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Eye of the Tiger

District predicts population shifts

MARC CHAPPELLE

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This article is the first of a two-part series on the sixth high school’s potential impacts on enrollment distribution in the district.

Schools around the district may have to prepare for campuses with hundreds of fewer students within the next seven years, according to most recent enrollment projections.

Due in part to the opening of the sixth high school as early as fall 2020, Oakmont High School’s attendance boundary may yield 394 fewer students by the 2023-24 school year.
Although for some campuses like OHS, a potential decrease in student enrollment could be a return to form.

“We would love to have high schools at 1800, because that’s what they’re designed to accommodate,” RJUHSD superintendent Ron Severson said. “The new high school is going be built with phase two to house 2,400 kids. It’s being built to be a big high school.”

However, in the time leading up to the opening of the sixth high school, OHS’ residential enrollment could balloon by roughly 500 students, as its attendance boundary will still include areas in the Westpark neighborhood. This trend of an increase followed by a decrease in residential population at OHS mirrors that of the mid-2000s prior to the opening of Antelope High School.

“It’s a challenge,” RJUHSD assistant superintendent of business services Joe Landon said. “In the short term, Oakmont in the next two or three years is going to be pretty impacted, similar to how Woodcreek has been the past couple of years. Population is growing, the campus is really full, which leads to a lot of issues. It’s gonna be tough at Oakmont, because it’s a couple years of that significant growth, and then it’ll drop down.”

Shifts in student enrollment dictate crucial starting points for the district, including revenue, staffing distribution and facilities demand, according to Landon.
“Each year, we go through this process to make sure we do proper planning for a number of things,” Landon said. “Students and attendance drives a number of factors for the district… it all kind of starts with the numbers of students, so it’s a driving force behind what we do.”

By the same projection as OHS, Woodcreek High School’s attendance boundary could produce 360 fewer students on campus by the 2023-24 school year. Granite Bay High School’s attendance boundary may contribute 136 fewer students as well, although its enrollment shows slower movement.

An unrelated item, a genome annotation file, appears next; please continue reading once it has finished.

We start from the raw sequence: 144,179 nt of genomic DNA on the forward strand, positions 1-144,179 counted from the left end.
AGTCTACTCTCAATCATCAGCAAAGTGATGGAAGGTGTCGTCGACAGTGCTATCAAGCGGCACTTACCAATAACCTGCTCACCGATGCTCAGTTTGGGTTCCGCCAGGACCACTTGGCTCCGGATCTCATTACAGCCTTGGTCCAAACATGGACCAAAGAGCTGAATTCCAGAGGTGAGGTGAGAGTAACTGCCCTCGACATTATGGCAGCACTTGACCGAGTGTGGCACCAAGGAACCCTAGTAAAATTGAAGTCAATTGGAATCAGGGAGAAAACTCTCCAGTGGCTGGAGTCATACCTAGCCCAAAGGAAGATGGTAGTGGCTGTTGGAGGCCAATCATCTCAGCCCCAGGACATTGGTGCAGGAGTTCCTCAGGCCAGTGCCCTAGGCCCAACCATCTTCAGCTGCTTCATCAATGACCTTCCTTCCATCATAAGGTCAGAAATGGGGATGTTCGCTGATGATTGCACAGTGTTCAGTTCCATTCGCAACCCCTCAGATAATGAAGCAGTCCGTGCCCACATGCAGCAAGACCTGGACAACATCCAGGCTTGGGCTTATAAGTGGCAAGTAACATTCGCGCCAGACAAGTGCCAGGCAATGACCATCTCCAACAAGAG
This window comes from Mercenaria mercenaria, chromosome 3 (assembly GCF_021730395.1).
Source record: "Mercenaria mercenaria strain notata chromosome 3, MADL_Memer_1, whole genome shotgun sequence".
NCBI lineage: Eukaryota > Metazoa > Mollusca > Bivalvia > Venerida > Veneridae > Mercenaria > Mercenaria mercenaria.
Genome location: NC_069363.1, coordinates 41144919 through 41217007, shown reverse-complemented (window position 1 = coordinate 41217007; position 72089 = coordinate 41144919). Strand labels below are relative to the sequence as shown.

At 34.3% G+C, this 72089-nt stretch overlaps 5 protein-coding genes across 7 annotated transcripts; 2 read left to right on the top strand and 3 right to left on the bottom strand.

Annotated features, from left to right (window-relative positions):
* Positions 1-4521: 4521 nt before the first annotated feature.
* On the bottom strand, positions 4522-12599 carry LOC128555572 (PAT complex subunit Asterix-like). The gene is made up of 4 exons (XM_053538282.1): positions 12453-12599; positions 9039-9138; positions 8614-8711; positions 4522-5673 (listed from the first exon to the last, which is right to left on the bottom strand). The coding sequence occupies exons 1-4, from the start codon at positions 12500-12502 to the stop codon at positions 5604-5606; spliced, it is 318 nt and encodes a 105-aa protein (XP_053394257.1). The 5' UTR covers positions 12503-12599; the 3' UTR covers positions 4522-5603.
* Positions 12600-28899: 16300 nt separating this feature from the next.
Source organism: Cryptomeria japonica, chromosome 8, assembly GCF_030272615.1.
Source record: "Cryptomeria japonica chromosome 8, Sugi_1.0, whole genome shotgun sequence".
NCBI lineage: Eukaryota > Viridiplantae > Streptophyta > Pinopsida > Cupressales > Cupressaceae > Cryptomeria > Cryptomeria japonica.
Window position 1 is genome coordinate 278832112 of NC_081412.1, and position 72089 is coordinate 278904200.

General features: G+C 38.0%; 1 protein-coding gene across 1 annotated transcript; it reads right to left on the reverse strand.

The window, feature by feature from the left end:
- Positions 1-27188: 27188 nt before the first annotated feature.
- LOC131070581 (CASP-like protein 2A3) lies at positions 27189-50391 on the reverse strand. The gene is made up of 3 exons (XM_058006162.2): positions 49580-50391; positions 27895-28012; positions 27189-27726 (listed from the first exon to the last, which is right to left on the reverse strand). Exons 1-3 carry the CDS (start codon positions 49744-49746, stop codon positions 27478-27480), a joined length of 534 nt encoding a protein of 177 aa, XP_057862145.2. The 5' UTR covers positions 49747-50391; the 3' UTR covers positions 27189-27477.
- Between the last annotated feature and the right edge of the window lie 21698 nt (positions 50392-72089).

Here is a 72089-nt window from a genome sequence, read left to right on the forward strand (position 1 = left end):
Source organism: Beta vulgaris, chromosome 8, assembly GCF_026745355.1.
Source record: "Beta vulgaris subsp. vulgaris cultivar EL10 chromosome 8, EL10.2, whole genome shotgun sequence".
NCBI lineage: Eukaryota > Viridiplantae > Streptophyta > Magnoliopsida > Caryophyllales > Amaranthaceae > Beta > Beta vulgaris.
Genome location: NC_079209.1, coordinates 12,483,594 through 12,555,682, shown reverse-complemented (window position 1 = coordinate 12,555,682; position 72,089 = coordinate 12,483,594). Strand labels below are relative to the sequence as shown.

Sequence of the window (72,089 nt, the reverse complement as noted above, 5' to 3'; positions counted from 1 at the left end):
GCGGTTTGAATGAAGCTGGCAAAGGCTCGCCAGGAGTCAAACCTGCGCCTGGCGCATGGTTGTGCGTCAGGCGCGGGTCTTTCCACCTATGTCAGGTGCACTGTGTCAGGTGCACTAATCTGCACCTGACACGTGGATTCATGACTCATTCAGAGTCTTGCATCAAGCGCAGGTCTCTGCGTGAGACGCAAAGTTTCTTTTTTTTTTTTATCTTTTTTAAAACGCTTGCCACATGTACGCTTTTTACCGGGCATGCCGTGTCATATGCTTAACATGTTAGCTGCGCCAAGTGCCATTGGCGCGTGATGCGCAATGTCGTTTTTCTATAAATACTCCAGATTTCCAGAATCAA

An “aging-out” process may be the main cause for a gradual decrease in student population at both WHS and GBHS, according to Cooperative Strategies partner Larry Ferchaw, who worked alongside Landon in producing the enrollment projections.

“What generally you see as a trend there, you see families who buy a house, who raise their kids in that house, and then those families don’t move out,” Ferchaw said. “So, you have houses that used to generate kids that don’t generate kids.”

In seven years, Antelope High School’s attendance boundary enrollment may dip by 54 students, and Roseville High School’s by 80.
These shifting populations could affect schools’ athletic league placements, as the California Interscholastic Federation Sac-Joaquin Section uses school size as a primary factor in realignments every four years.

Existing enrollment, likelihood of a student graduating grade levels, local birth rates, amount of residential development and new students of families who move into these new residences contribute to February’s district enrollment projections. These factors are variables over time.

“We’re using past data points and past trends to project forward,” Ferchaw said. “Of course the economy can change. We’ve seen in the past in other areas where people have moved back in with their parents, let’s say, and then they have multigenerational housing… and that’s gonna impact enrollment. There’s a whole bunch of things that go into it, and we’re just trying to use the best data we can today to project out seven years forward.”

Actual high school enrollment numbers result from a combination of students who live in the attendance boundary, as well as those who transfer into and between RJUHSD campuses.
For the 2016-17 school year, 787 students transferred into the district, and Cooperative Strategies expects roughly 800 students to transfer into RJUHSD each school year through 2023-24 and enroll at various campuses. At the same time, 857 students within the district chose to attend a school outside of their attendance boundary.

“As we have more space, we’ll have more ability for kids to pick schools based on programs and things,” Severson said. “Right now, we have really limited intra-district transfers because of space.”
Severson expects the enrollment numbers to become more manageable between schools in the future.

“Based on our current demographics, we don’t think there’s an urgent need to re-draw boundaries,” Severson said. “Oakmont’s still going to be a good-sized high school. Granite Bay – we think their levels are going to stay about right. We’re more worried about overcrowding than anything. That may change, the demographics of the city can change. We could have another recession and everything could be different.”

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